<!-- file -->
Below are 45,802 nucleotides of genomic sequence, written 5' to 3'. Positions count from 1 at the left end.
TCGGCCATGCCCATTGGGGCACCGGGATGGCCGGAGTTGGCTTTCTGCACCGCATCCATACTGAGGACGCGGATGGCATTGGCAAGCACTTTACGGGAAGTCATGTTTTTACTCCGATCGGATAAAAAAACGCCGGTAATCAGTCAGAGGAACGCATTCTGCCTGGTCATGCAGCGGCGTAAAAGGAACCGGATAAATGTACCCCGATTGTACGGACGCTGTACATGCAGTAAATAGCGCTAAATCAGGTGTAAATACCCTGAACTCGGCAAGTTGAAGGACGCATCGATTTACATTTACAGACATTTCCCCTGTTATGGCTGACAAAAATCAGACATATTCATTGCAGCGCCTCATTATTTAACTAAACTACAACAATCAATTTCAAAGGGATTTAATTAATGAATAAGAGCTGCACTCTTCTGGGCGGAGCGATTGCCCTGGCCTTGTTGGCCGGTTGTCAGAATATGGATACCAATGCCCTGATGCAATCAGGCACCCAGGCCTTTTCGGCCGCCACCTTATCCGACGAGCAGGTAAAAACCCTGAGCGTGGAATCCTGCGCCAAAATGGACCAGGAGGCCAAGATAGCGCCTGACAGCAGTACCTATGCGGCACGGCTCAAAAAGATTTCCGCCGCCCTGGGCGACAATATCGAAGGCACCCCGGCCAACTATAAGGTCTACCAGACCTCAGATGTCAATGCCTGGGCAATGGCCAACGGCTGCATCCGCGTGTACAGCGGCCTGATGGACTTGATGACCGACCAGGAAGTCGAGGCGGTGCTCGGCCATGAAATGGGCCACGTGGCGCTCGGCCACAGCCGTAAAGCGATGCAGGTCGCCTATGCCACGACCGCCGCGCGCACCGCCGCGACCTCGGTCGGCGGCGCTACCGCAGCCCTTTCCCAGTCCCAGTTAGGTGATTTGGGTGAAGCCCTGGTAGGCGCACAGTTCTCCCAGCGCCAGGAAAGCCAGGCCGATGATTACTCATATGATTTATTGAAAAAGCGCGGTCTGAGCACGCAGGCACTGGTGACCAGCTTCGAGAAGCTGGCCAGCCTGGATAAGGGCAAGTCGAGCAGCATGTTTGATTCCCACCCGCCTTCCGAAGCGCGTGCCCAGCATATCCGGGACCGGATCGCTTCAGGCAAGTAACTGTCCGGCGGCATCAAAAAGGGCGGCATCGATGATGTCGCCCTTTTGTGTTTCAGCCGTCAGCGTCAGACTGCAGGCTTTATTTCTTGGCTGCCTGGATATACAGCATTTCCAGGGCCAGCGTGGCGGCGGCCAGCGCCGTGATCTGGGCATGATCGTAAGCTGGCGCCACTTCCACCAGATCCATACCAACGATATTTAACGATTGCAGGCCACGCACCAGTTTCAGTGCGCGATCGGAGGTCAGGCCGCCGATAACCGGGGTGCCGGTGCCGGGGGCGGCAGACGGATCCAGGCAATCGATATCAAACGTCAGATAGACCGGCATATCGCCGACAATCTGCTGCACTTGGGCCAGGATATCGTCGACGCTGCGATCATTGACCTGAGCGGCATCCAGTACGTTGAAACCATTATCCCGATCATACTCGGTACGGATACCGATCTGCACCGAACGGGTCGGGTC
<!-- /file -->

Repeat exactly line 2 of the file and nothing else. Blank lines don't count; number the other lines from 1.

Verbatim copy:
TCGGCCATGCCCATTGGGGCACCGGGATGGCCGGAGTTGGCTTTCTGCACCGCATCCATACTGAGGACGCGGATGGCATTGGCAAGCACTTTACGGGAAGTCATGTTTTTACTCCGATCGGATAAAAAAACGCCGGTAATCAGTCAGAGGAACGCATTCTGCCTGGTCATGCAGCGGCGTAAAAGGAACCGGATAAATGTACCCCGATTGTACGGACGCTGTACATGCAGTAAATAGCGCTAAATCAGGTGTAAATACCCTGAACTCGGCAAGTTGAAGGACGCATCGATTTACATTTACAGACATTTCCCCTGTTATGGCTGACAAAAATCAGACATATTCATTGCAGCGCCTCATTATTTAACTAAACTACAACAATCAATTTCAAAGGGATTTAATTAATGAATAAGAGCTGCACTCTTCTGGGCGGAGCGATTGCCCTGGCCTTGTTGGCCGGTTGTCAGAATATGGATACCAATGCCCTGATGCAATCAGGCACCCAGGCCTTTTCGGCCGCCACCTTATCCGACGAGCAGGTAAAAACCCTGAGCGTGGAATCCTGCGCCAAAATGGACCAGGAGGCCAAGATAGCGCCTGACAGCAGTACCTATGCGGCACGGCTCAAAAAGATTTCCGCCGCCCTGGGCGACAATATCGAAGGCACCCCGGCCAACTATAAGGTCTACCAGACCTCAGATGTCAATGCCTGGGCAATGGCCAACGGCTGCATCCGCGTGTACAGCGGCCTGATGGACTTGATGACCGACCAGGAAGTCGAGGCGGTGCTCGGCCATGAAATGGGCCACGTGGCGCTCGGCCACAGCCGTAAAGCGATGCAGGTCGCCTATGCCACGACCGCCGCGCGCACCGCCGCGACCTCGGTCGGCGGCGCTACCGCAGCCCTTTCCCAGTCCCAGTTAGGTGATTTGGGTGAAGCCCTGGTAGGCGCACAGTTCTCCCAGCGCCAGGAAAGCCAGGCCGATGATTACTCATATGATTTATTGAAAAAGCGCGGTCTGAGCACGCAGGCACTGGTGACCAGCTTCGAGAAGCTGGCCAGCCTGGATAAGGGCAAGTCGAGCAGCATGTTTGATTCCCACCCGCCTTCCGAAGCGCGTGCCCAGCATATCCGGGACCGGATCGCTTCAGGCAAGTAACTGTCCGGCGGCATCAAAAAGGGCGGCATCGATGATGTCGCCCTTTTGTGTTTCAGCCGTCAGCGTCAGACTGCAGGCTTTATTTCTTGGCTGCCTGGATATACAGCATTTCCAGGGCCAGCGTGGCGGCGGCCAGCGCCGTGATCTGGGCATGATCGTAAGCTGGCGCCACTTCCACCAGATCCATACCAACGATATTTAACGATTGCAGGCCACGCACCAGTTTCAGTGCGCGATCGGAGGTCAGGCCGCCGATAACCGGGGTGCCGGTGCCGGGGGCGGCAGACGGATCCAGGCAATCGATATCAAACGTCAGATAGACCGGCATATCGCCGACAATCTGCTGCACTTGGGCCAGGATATCGTCGACGCTGCGATCATTGACCTGAGCGGCATCCAGTACGTTGAAACCATTATCCCGATCATACTCGGTACGGATACCGATCTGCACCGAACGGGTCGGGTC